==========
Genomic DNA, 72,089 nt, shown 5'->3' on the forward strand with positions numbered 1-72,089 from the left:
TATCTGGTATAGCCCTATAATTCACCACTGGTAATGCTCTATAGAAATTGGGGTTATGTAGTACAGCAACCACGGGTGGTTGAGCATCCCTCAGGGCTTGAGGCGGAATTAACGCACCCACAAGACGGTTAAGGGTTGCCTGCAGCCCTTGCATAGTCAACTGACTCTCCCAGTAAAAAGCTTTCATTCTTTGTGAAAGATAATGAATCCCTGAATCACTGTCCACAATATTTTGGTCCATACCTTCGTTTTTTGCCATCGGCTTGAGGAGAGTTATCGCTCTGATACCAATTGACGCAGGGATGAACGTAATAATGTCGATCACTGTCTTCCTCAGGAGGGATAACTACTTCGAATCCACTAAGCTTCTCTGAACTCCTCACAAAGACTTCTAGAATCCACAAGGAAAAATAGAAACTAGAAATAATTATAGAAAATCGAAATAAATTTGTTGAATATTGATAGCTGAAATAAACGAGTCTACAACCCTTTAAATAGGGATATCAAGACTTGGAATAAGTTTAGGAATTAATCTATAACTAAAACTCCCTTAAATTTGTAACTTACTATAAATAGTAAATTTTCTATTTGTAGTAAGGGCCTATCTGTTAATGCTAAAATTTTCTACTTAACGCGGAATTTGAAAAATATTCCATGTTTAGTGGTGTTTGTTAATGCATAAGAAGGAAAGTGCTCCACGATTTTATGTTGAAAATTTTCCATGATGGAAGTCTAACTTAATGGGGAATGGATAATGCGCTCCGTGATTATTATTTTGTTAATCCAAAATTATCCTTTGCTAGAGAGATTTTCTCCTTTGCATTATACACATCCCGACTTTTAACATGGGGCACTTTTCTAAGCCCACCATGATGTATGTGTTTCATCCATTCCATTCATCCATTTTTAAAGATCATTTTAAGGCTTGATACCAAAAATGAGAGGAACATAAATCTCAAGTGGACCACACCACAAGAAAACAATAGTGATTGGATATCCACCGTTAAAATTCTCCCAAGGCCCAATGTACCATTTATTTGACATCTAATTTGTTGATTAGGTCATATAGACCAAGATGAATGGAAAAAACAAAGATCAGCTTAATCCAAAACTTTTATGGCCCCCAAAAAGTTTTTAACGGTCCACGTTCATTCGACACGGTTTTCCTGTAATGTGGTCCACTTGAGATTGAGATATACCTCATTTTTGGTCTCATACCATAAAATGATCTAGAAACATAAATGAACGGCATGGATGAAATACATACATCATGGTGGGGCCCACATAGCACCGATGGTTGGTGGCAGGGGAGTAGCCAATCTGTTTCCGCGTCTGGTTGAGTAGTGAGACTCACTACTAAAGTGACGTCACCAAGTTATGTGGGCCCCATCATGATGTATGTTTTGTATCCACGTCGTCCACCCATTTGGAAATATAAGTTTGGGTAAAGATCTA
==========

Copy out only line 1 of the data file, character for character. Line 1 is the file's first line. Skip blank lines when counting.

Genomic DNA, 72,089 nt, shown 5'->3' on the forward strand with positions numbered 1-72,089 from the left: